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Low-Dose Radiation Therapy Impacts Heart Function

A decade-long study reveals substantial cardiovascular benefits for American Indian adults with reduced blood lead levels, showcasing the positive impact of public health measures. The research, supported by NIH, underscores the significance of addressing environmental factors in safeguarding heart health

In a groundbreaking study conducted at Washington University School of Medicine in St. Louis, researchers have delved into the effects of low-dose radiation therapy on patients with ventricular tachycardia and mice experiencing heart failure. Contrary to conventional wisdom, the findings challenge preconceived notions, suggesting that low-dose radiation therapy could hold the key to improving heart function.

FROM CANCER TREATMENT TO CARDIOVASCULAR INNOVATION

Originally designed to combat cancer, radiation therapy has been repurposed by innovative cardiologists and radiation oncologists to address ventricular tachycardia—a severe and life-threatening irregular heart rhythm. The targeted therapy, although directed at a specific heart region, has shown unexpected positive outcomes, raising questions about its potential harm.

HUMAN AND MURINE TRIALS: PARALLEL SUCCESS STORIES

The research involved a cohort of nine patients with ventricular tachycardia, meticulously evaluated using cardiac MRI before and after receiving radiation treatment. Encouragingly, the results demonstrated improved heart function, particularly in the left ventricle responsible for circulating blood throughout the body. Similar promising outcomes were witnessed in mice models with heart failure, reinforcing the potential of low-dose radiation therapy.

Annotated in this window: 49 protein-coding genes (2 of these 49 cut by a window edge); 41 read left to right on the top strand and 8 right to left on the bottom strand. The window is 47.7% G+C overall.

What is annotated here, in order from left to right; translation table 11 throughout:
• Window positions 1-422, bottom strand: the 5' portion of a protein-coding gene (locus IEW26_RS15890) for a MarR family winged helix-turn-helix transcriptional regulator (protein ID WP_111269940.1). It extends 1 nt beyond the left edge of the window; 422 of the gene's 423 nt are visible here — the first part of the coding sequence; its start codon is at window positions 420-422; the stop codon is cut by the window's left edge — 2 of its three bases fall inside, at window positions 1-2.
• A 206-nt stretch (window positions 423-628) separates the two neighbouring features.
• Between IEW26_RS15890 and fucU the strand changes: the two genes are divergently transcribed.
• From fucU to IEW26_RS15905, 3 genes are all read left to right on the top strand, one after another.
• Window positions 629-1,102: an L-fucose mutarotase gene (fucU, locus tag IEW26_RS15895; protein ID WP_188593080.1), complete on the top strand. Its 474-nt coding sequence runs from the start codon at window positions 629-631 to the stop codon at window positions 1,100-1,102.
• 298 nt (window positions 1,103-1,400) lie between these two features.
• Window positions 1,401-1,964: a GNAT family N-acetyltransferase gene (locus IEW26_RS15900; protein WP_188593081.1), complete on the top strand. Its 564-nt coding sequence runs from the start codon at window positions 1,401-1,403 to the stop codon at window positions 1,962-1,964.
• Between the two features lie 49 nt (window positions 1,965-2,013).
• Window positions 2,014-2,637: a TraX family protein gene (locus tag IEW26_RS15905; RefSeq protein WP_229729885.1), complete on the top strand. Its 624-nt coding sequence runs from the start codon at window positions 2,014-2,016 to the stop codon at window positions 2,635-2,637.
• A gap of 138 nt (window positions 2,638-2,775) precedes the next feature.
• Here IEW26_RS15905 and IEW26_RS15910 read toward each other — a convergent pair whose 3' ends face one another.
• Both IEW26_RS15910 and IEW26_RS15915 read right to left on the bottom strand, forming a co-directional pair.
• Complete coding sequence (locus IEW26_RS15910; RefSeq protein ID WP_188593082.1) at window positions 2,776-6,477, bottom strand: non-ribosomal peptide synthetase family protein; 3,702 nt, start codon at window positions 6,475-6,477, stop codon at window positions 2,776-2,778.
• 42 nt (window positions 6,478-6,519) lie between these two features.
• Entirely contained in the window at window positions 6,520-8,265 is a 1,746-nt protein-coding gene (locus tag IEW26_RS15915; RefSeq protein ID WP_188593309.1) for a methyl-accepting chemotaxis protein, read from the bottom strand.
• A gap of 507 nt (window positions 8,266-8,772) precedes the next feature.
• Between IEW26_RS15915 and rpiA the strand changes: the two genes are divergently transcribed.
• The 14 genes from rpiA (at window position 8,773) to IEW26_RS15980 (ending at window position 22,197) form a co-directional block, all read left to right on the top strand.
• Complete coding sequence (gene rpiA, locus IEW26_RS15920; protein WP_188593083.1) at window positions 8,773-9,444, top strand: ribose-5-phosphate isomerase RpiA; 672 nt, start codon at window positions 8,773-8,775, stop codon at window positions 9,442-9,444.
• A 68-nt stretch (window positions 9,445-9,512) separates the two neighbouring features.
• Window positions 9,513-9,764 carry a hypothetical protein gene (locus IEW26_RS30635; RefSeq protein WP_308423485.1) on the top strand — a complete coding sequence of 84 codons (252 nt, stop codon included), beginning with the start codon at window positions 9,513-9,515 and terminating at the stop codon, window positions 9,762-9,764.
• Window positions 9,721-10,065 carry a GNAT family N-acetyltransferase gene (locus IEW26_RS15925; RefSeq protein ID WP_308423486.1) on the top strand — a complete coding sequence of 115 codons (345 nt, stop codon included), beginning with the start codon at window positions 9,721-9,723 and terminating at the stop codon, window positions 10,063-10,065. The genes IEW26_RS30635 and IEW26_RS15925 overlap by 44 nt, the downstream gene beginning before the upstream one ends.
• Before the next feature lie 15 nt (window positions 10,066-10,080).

“The radiation therapy used to treat ventricular tachycardia is targeted to a specific location in the heart; however, a large portion of the rest of the heart gets a low-dose exposure,” said co-senior author and cardiologist Ali Javaheri, MD, PhD, an assistant professor of medicine. “We wanted to understand the effects of that low-dose radiation on these patients’ hearts. There was concern that it could be harmful to overall heart function, even though it treats dangerous arrhythmia. We were surprised to find the opposite: Heart function appeared to be improved after radiation therapy, at least in the short term.”

REDUCED INFLAMMATION AND HEART REMODELING

The unexpected positive impact on heart function challenges existing assumptions about the overall impact of low-dose radiation. The study revealed reduced fibrosis and a decrease in inflammatory immune cells in the irradiated hearts, indicating a potential avenue for heart remodelling. The complexity of these outcomes suggests a multifaceted response to low-dose radiation, revolutionizing our understanding of its role in heart therapy.

IMPLICATIONS FOR HEART FAILURE PATIENTS: A GLIMPSE INTO THE FUTURE

With approximately 6.2 million American adults grappling with heart failure, these findings offer a ray of hope for improved therapies. While acknowledging the need for further research, the study hints at new possibilities in the realm of heart therapy, presenting potential benefits for patients facing this complex and often debilitating condition.

ADVANCING RESEARCH AND EXPLORING HUMAN HEART INFLAMMATION

To deepen the understanding of these unexpected positive outcomes, researchers plan to continue investigations into patients undergoing radiation therapy for ventricular tachycardia. Advanced studies will focus on examining potential reductions in inflammation in human hearts, mirroring the observed effects in murine models. These ongoing efforts seek to unlock the full potential of low-dose radiation therapy in reshaping cardiovascular treatments.

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